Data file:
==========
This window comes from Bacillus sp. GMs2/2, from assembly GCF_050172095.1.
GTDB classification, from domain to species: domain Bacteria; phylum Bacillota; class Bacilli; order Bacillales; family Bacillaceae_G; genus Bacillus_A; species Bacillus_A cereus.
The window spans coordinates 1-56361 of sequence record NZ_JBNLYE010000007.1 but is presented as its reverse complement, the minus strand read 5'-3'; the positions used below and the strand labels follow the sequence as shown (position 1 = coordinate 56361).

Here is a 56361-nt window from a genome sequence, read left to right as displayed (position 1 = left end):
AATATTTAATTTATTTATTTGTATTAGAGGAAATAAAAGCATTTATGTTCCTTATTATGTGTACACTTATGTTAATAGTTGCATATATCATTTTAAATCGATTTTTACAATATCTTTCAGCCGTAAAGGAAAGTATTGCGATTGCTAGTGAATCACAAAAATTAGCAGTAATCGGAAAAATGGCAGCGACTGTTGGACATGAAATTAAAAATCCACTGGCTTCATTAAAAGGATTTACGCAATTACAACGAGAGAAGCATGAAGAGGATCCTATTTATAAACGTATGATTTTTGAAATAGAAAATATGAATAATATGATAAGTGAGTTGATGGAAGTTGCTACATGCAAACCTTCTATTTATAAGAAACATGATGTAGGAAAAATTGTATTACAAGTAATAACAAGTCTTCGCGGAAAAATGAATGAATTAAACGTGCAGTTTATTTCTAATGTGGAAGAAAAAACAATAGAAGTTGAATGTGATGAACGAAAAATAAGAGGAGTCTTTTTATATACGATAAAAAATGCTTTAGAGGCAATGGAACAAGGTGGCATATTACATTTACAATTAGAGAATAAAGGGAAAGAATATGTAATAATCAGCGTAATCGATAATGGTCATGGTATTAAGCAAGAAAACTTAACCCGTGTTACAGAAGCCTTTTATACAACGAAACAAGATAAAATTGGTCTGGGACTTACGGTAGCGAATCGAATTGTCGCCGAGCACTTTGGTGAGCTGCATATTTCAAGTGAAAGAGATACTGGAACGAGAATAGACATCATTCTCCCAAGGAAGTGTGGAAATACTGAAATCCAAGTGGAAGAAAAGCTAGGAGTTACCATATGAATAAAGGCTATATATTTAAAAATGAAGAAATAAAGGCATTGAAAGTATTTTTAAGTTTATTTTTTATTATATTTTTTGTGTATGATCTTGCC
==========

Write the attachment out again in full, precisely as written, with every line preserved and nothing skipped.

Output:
This window comes from Bacillus sp. GMs2/2, from assembly GCF_050172095.1.
GTDB classification, from domain to species: domain Bacteria; phylum Bacillota; class Bacilli; order Bacillales; family Bacillaceae_G; genus Bacillus_A; species Bacillus_A cereus.
The window spans coordinates 1-56361 of sequence record NZ_JBNLYE010000007.1 but is presented as its reverse complement, the minus strand read 5'-3'; the positions used below and the strand labels follow the sequence as shown (position 1 = coordinate 56361).

Here is a 56361-nt window from a genome sequence, read left to right as displayed (position 1 = left end):
AATATTTAATTTATTTATTTGTATTAGAGGAAATAAAAGCATTTATGTTCCTTATTATGTGTACACTTATGTTAATAGTTGCATATATCATTTTAAATCGATTTTTACAATATCTTTCAGCCGTAAAGGAAAGTATTGCGATTGCTAGTGAATCACAAAAATTAGCAGTAATCGGAAAAATGGCAGCGACTGTTGGACATGAAATTAAAAATCCACTGGCTTCATTAAAAGGATTTACGCAATTACAACGAGAGAAGCATGAAGAGGATCCTATTTATAAACGTATGATTTTTGAAATAGAAAATATGAATAATATGATAAGTGAGTTGATGGAAGTTGCTACATGCAAACCTTCTATTTATAAGAAACATGATGTAGGAAAAATTGTATTACAAGTAATAACAAGTCTTCGCGGAAAAATGAATGAATTAAACGTGCAGTTTATTTCTAATGTGGAAGAAAAAACAATAGAAGTTGAATGTGATGAACGAAAAATAAGAGGAGTCTTTTTATATACGATAAAAAATGCTTTAGAGGCAATGGAACAAGGTGGCATATTACATTTACAATTAGAGAATAAAGGGAAAGAATATGTAATAATCAGCGTAATCGATAATGGTCATGGTATTAAGCAAGAAAACTTAACCCGTGTTACAGAAGCCTTTTATACAACGAAACAAGATAAAATTGGTCTGGGACTTACGGTAGCGAATCGAATTGTCGCCGAGCACTTTGGTGAGCTGCATATTTCAAGTGAAAGAGATACTGGAACGAGAATAGACATCATTCTCCCAAGGAAGTGTGGAAATACTGAAATCCAAGTGGAAGAAAAGCTAGGAGTTACCATATGAATAAAGGCTATATATTTAAAAATGAAGAAATAAAGGCATTGAAAGTATTTTTAAGTTTATTTTTTATTATATTTTTTGTGTATGATCTTGCC